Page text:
The 3 Mistakes I’ve Made as a Mom & How to Avoid Them

They say as soon as a mom is born so is mom guilt. We feel torn and second guess our decisions, thoughts, and feelings no matter what we do. Should we breastfeed or give formula? Should we wait to put them in school, or will it be better for their social development? The list never ends, and it goes on as our kids grow. So, when we think about the “mistakes” we can make as moms, I imagine most of us think about things we shouldn’t have done as far as our kids are concerned. However, I want to invite you to make a different reflection today.

We tend to blame ourselves so much for what happens to our kids, their behavior, how they turn out. All the while we forget that the way we see ourselves is also a behavior we model for them. I have noticed that putting all my attention on my kids does, in fact, harm them because I forget myself. We are taught that becoming a mom means sacrificing it all, but I disagree. Being a mom to multiples has taught me if I sacrifice myself, I can’t show up as the human I expect and hope them to be.

My motherhood journey and my intense desire to understand what is going on inside me have shown me what the worst mistake I can make as a mom is: denying myself the right to continue to be me while I’m also a mom. And before you think that’s too vague, let me break it down into three parts:

Mistake #1: My kids’ needs come first.

Before they become adults, kids will depend on us for most things. The demands are never-ending and while we do it with love, it’s exhausting. When it gets to the overwhelming point, there has to be a moment for moms to recognize they need a break. Usually, this means we allow ourselves a nap, a manicure or maybe a shower, but what I’m trying to encourage here is consistent, daily time for yourself with yourself. A time for you to reflect on your thoughts and feelings. How was your day? Why did you lose it earlier? What are you worried about? Get to journaling!

Mistake #2: I need to make sure I’m being a good mom.

Everyone’s definition of a “good mom” is different — you should know that by now. So why do we insist on pleasing everybody? Why do we care so much about people’s opinions and approval? I’ll tell you why: because we haven’t learned to celebrate, validate and approve of ourselves. Embracing yourself and your parenting style — while still being open to changing and learning — is a lifelong process, but it has to start somewhere and it has to be a daily thing, a habit. Can you make a list of what you did right today as a mom as easily as what you did wrong? Think about it and stop being your worst critic by focusing on your strengths. Make a list of all you do for your family every day!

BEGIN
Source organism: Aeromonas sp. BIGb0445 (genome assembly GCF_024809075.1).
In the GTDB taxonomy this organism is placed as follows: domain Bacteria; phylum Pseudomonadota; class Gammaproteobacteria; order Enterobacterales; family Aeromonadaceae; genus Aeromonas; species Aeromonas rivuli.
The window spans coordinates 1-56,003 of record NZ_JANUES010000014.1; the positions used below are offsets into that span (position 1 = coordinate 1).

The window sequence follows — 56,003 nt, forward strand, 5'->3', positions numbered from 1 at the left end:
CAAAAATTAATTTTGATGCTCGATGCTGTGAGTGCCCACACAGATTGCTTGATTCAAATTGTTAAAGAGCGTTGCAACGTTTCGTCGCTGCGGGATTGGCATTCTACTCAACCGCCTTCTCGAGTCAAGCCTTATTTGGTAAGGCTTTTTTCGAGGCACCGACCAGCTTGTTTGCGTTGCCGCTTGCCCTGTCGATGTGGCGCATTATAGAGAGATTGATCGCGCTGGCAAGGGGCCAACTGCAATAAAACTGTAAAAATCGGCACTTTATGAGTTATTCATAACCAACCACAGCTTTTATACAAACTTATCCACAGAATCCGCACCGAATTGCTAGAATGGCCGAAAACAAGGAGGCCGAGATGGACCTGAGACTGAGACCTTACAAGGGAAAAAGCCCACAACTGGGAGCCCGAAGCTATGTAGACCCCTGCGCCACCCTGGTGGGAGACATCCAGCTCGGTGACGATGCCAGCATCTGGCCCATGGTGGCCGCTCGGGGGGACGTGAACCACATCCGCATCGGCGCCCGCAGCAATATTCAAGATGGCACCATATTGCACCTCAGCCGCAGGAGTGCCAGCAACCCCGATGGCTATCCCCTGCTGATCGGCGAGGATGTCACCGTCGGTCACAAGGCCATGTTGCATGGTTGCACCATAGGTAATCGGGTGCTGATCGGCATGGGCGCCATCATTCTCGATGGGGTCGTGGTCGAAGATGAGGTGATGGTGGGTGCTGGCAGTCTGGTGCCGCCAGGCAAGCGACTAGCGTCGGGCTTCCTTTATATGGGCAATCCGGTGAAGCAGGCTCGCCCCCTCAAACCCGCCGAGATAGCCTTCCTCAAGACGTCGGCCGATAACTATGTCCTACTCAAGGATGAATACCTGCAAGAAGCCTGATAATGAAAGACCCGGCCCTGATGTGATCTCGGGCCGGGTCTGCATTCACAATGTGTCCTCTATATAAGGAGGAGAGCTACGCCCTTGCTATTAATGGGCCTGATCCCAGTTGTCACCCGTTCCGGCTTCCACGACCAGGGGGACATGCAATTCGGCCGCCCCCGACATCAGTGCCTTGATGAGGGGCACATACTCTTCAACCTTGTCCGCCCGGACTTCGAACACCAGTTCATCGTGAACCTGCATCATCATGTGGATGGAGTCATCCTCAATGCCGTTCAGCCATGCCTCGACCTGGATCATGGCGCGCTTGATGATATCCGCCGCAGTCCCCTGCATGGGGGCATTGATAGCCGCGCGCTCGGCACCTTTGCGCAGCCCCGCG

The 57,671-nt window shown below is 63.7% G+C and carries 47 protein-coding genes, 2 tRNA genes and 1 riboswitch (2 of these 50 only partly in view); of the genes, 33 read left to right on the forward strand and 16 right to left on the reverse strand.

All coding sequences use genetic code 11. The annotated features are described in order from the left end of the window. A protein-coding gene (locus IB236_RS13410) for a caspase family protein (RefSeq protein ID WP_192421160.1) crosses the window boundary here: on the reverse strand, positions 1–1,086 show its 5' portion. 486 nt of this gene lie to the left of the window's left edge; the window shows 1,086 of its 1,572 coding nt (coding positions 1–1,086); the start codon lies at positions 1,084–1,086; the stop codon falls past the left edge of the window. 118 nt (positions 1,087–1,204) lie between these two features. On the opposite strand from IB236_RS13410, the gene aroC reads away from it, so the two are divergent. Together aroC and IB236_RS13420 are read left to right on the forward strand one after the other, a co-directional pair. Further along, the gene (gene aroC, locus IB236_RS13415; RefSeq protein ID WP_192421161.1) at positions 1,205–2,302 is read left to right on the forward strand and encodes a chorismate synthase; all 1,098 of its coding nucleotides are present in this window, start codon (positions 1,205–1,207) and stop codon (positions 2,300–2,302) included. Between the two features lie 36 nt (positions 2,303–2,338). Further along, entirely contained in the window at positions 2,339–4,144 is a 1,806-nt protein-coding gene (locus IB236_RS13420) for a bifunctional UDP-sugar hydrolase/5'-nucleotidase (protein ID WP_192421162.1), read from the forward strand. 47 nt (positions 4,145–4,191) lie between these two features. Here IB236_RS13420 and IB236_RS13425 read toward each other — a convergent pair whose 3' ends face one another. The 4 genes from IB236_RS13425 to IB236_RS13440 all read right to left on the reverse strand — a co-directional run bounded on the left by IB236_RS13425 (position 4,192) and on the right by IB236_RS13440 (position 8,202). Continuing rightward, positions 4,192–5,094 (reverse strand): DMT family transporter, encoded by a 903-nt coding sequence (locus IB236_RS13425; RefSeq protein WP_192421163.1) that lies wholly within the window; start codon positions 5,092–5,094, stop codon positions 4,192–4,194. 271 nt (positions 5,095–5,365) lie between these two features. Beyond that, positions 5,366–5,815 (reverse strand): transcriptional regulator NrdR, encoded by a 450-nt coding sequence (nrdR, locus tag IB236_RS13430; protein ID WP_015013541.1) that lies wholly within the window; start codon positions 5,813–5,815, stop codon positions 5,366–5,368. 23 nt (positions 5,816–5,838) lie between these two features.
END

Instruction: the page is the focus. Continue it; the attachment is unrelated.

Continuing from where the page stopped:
Mistake #3: I’m a mom now. My kids’ dreams are now my dreams.

Having kids shouldn’t be the “end of the road” for your dreams; it should be the beginning of them! Allow yourself to separate yourself as an individual and look at your own desires and talents, creating a vision for your future. Of course, it will include your kids, but it shouldn’t depend on them or have them in mind the entire time. Make a list of the things you’d still like to do or have right now. Why couldn’t you start pursuing some of them?

This all seems so logical when you think about it in rational terms, but when feelings are involved — especially our intense love and sense of responsibility for our kids — it’s not as simple. However, practice makes progress. Making sure you’re taking time daily or as often as possible for self-awareness, self-empowerment and goal setting will improve the way you see yourself — and that will have a direct effect on your children.

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